Let us know what you’re doing to be green! We love hearing this positive stuff, and it encourages us, the readers, to be more like you—trend or no trend, light or dark green. Your power is ENORMOUS and what you do influences us all. Make sound, thoroughly researched choices.

—Kim

*I have never actually been swayed into buying $300 shoes, though I’m sure millions of women, with the power of Visa, have!

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6 Comments so far
Leave a comment

Good stuff. Going into the magazine biz always seemed so glorious to me until I enrolled in this class. It is a blessing to have a better understanding of your impact. But sometimes it feels like a curse when I sit back and think about how much waste this industry produces.

You and I work at an environmental magazine…. is that an oxymoron or what?

Comment by travisjbrown

Ohh Travis, interesting question. How green is your mag? I subscribe 🙂 so I am not judging. Kim, what an excellent list. My question is, mags were able to get us to subscribe for years without sheathing themselves in plastic, what gives now? I suspect it is to reduce damage in shipping but who knows. It bugs me to no end.
What you say about the power of the editors (and editorial) is key: “if you can convince me to *buy $300 shoes, you can convince me to recycle a magazine.”
I have participated in more “going green” issues than I care to imagine (this month it’s Shape, Glamour and Allure), and I know some of them are more genuine in their efforts than others.
One thing that is interesting to me is that last year a lot of the green efforts were on the cover, helping to sell the mag. Now, because there is so much more green to choose from, the info is tucked inside without much mention.
Any thoughts?
Simran

Comment by j500

Yes, I saw you in Glamour this month, Simran 🙂 Obviously, I still haven’t opened my Allure or Shape yet, but I’m working on it.

I think it’s kind of an “understood” thing in the industry now that each March/April issue is the “green” issue, so consumers have come to expect it, and the hype is kind of gone. I know that this month, NH used a one-time leaf that says “every issue is a green issue” to counter what may be on the stands. Some of my favorite magazines, such as Women’s Health, have incorporated monthly departments (theirs is “planet report”) that inform readers of earth news each month, but I can’t wait until every mag does the same. I hope the plastic goes away soon—I think you may be on to something about the damage issue—but it’s a magazine, not a book…we’re going to throw it out eventually.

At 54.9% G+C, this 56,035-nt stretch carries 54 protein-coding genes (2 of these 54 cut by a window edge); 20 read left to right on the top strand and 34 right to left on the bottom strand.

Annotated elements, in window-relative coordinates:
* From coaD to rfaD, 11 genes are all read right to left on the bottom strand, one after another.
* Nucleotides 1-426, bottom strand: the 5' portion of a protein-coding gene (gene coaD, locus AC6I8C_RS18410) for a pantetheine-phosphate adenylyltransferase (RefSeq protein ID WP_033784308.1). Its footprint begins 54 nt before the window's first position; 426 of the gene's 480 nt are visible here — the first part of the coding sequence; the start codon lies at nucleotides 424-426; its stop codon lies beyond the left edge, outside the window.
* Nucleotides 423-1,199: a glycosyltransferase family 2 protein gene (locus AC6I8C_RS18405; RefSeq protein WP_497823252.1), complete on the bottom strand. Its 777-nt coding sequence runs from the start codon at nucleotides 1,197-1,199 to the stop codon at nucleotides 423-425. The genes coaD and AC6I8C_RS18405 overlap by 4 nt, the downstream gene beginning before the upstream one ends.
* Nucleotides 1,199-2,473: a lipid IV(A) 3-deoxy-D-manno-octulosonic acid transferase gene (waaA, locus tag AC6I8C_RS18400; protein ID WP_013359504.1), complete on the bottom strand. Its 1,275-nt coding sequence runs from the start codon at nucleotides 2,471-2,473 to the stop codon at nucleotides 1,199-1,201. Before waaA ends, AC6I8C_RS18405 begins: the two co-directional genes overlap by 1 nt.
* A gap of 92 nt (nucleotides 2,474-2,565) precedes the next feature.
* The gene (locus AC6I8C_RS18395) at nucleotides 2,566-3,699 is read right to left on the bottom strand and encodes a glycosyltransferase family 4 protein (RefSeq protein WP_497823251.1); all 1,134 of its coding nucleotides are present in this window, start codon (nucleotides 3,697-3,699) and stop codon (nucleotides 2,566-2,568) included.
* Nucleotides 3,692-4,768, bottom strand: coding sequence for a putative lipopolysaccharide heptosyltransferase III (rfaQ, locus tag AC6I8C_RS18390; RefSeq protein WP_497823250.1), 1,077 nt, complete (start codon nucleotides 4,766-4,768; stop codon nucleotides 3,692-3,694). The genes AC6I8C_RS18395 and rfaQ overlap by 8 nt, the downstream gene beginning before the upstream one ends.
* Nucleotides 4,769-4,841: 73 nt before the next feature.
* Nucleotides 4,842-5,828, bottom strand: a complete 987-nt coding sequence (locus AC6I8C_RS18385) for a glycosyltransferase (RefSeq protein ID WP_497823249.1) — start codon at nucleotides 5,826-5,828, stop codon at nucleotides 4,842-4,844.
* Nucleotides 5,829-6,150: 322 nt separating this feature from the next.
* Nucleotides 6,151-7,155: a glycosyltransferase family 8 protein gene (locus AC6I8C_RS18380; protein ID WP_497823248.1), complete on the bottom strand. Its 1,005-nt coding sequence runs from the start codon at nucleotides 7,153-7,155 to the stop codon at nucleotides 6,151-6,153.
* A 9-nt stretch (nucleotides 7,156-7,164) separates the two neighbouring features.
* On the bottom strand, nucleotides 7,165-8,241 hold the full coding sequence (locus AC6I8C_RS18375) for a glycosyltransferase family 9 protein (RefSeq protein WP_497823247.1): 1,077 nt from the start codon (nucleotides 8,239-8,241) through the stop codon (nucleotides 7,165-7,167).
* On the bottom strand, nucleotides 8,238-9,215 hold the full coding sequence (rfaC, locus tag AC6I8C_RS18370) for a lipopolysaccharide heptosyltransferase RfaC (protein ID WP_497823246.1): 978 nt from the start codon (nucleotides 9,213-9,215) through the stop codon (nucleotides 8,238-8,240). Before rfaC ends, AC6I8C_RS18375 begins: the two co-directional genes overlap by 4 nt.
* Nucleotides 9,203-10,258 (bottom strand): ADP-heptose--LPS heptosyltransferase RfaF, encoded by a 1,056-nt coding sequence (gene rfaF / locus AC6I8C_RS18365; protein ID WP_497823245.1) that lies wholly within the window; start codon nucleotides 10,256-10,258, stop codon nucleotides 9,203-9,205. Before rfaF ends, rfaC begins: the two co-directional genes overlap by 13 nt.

Comment by kimwallace

And we are definitely NOT perfect, are we Travis? 🙂 It really does take a lot to practice what you preach…but, I did see that the Mother staff started growing little plants or something…now, if only we can get solar panels on our building…or convince Bryan to give all Lawrence carpools a group Prius to take to work every day 🙂 hehe.

Comment by kimwallace

Kim,
There are a lot of great ideas here. I agree that there are way too many inserts and that mags need to more heavily promote recycling and introduce safer inks. Check out this Blast Magazine article on the gloss in glossy magazine pages. I assumed there was always petroleum involved, but that is not necessarily the case. Still, there are a lot of green innovations yet to be discovered in the printing process.
Bobby

Comment by bobbygrace

Good stuff. Going into the magazine biz always seemed so glorious to me until I enrolled in this class. It is a blessing to have a better understanding of your impact. But sometimes it feels like a curse when I sit back and think about how much waste this industry produces.

You and I work at an environmental magazine…. is that an oxymoron or what?

-Travis Brown

Comment by travisjbrown